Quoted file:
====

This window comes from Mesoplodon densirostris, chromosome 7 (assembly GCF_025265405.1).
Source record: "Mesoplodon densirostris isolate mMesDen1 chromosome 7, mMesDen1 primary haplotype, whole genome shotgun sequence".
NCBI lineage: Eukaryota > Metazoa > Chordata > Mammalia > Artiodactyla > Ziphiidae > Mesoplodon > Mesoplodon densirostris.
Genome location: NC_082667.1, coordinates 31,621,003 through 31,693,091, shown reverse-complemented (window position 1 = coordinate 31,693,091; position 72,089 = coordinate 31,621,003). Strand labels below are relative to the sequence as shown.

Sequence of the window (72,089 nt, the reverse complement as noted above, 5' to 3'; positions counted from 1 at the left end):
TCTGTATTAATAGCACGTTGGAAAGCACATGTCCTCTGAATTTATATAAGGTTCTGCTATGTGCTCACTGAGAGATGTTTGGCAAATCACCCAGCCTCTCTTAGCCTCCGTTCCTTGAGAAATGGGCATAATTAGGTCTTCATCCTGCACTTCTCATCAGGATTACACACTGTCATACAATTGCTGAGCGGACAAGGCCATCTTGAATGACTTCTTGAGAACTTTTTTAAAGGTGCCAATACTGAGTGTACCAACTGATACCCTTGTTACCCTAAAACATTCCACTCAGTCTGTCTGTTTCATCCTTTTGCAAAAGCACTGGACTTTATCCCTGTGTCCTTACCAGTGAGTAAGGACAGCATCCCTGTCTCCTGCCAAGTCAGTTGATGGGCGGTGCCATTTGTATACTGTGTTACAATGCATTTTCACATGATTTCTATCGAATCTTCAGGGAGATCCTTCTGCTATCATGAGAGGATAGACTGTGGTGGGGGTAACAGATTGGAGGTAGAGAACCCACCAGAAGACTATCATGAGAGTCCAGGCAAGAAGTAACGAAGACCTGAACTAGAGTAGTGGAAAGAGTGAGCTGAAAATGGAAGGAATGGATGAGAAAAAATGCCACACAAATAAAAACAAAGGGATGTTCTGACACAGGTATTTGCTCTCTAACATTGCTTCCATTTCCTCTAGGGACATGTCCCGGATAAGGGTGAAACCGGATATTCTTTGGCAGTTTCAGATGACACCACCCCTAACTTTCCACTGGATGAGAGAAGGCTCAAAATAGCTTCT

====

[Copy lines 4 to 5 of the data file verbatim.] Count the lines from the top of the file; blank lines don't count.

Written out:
Genome location: NC_082667.1, coordinates 31,621,003 through 31,693,091, shown reverse-complemented (window position 1 = coordinate 31,693,091; position 72,089 = coordinate 31,621,003). Strand labels below are relative to the sequence as shown.

Sequence of the window (72,089 nt, the reverse complement as noted above, 5' to 3'; positions counted from 1 at the left end):